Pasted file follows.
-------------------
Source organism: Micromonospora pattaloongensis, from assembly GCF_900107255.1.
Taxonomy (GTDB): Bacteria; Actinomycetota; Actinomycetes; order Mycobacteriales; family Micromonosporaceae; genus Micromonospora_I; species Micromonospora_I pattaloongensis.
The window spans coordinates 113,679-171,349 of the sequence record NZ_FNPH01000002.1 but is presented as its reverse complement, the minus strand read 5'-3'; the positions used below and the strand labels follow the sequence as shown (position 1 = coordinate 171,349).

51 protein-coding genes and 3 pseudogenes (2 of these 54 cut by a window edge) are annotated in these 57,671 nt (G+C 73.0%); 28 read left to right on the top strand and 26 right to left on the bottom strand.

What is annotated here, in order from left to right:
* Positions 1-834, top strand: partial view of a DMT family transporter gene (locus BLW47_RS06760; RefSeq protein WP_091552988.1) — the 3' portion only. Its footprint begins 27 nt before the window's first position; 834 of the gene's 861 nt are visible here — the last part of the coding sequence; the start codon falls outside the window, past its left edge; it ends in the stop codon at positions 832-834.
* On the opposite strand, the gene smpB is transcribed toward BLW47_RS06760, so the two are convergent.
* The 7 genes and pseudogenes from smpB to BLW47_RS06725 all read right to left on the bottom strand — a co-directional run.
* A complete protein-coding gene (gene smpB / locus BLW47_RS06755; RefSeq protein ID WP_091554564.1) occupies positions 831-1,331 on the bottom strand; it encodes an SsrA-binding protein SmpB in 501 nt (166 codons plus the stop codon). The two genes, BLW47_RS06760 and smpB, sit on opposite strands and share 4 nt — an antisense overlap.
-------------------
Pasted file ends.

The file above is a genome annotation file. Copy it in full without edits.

Source organism: Micromonospora pattaloongensis, from assembly GCF_900107255.1.
Taxonomy (GTDB): Bacteria; Actinomycetota; Actinomycetes; order Mycobacteriales; family Micromonosporaceae; genus Micromonospora_I; species Micromonospora_I pattaloongensis.
The window spans coordinates 113,679-171,349 of the sequence record NZ_FNPH01000002.1 but is presented as its reverse complement, the minus strand read 5'-3'; the positions used below and the strand labels follow the sequence as shown (position 1 = coordinate 171,349).

51 protein-coding genes and 3 pseudogenes (2 of these 54 cut by a window edge) are annotated in these 57,671 nt (G+C 73.0%); 28 read left to right on the top strand and 26 right to left on the bottom strand.

What is annotated here, in order from left to right:
* Positions 1-834, top strand: partial view of a DMT family transporter gene (locus BLW47_RS06760; RefSeq protein WP_091552988.1) — the 3' portion only. Its footprint begins 27 nt before the window's first position; 834 of the gene's 861 nt are visible here — the last part of the coding sequence; the start codon falls outside the window, past its left edge; it ends in the stop codon at positions 832-834.
* On the opposite strand, the gene smpB is transcribed toward BLW47_RS06760, so the two are convergent.
* The 7 genes and pseudogenes from smpB to BLW47_RS06725 all read right to left on the bottom strand — a co-directional run.
* A complete protein-coding gene (gene smpB / locus BLW47_RS06755; RefSeq protein ID WP_091554564.1) occupies positions 831-1,331 on the bottom strand; it encodes an SsrA-binding protein SmpB in 501 nt (166 codons plus the stop codon). The two genes, BLW47_RS06760 and smpB, sit on opposite strands and share 4 nt — an antisense overlap.